Step Four: Get the right gear
Before you get started with exercise videos, you must have a
pair of supportive aerobic shoes to protect you from injury. Most people will find that
shoes designed for aerobics will offer far better support and
cushioning than cross-trainers. These are often labeled "fitness" shoes or "studio" shoes. Running shoes or tennis shoes *will not* offer enough protective cushioning in the right areas
for the aerobic choreography found in most videos. Note that men and women with wider feet may have trouble finding shoes designed for aerobics. If this is the case, try on a variety of cross trainers, and try to buy from a store with a liberal return policy in case you find them unsuitable for the type of workouts you do.
Remember that athletic shoes often lose much of their
cushioning ability before the shoes show signs of wear, especially if they are used exclusively indoors. Many
video veterans who work out 5-6 times per week replace their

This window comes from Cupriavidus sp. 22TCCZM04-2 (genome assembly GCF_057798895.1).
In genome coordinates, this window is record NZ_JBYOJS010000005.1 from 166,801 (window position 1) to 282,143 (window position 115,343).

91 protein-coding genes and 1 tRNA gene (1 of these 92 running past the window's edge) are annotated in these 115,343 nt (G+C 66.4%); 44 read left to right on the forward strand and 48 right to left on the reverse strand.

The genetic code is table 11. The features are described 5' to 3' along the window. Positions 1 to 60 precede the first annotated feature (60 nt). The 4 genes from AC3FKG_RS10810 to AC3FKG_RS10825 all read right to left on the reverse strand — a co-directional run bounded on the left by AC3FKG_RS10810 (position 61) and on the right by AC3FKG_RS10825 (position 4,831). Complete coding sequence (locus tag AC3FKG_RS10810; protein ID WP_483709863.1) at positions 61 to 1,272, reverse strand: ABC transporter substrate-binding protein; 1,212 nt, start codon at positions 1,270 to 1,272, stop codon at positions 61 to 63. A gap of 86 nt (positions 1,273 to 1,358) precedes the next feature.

shoes every 4-6 months or so, especially if they do a lot of power
step or high impact choreography. You may get a longer life from
your shoes if you alternate two different pairs of aerobic shoes,
as many runners do with their running shoes. If you experience an
unexplained decrease in performance, or if you begin to
experience unusual pain in the shins, knees, or behind the knees,
you may need to replace your shoes. Another warning sign of shoe
wear is wrinkling in the midsole area of the shoe (where the
upper meets the sole).
Some VF readers retire their aerobic shoes to strength training use when they begin to notice a decrease in cushioning during high impact workouts. The old shoes may have enough support left in them for low or non-impact activities like strength workouts.
Try on athletic shoes in the late afternoon, which is typically when feet are the most swollen. Most people find they wear a larger size in athletic shoes than in dress shoes, sometimes a full size or size and a half larger. Sizing varies a lot from brand to brand and even model to model within the same brand. Good shoes will probably cost at least $60 (US) retail, but there are often sales on older models, since shoe manufacturers rarely keep a shoe in circulation longer than a year or two. Athletic shoes should feel great from the first time you try them on. If they don't, keep looking.
Next: Step Benches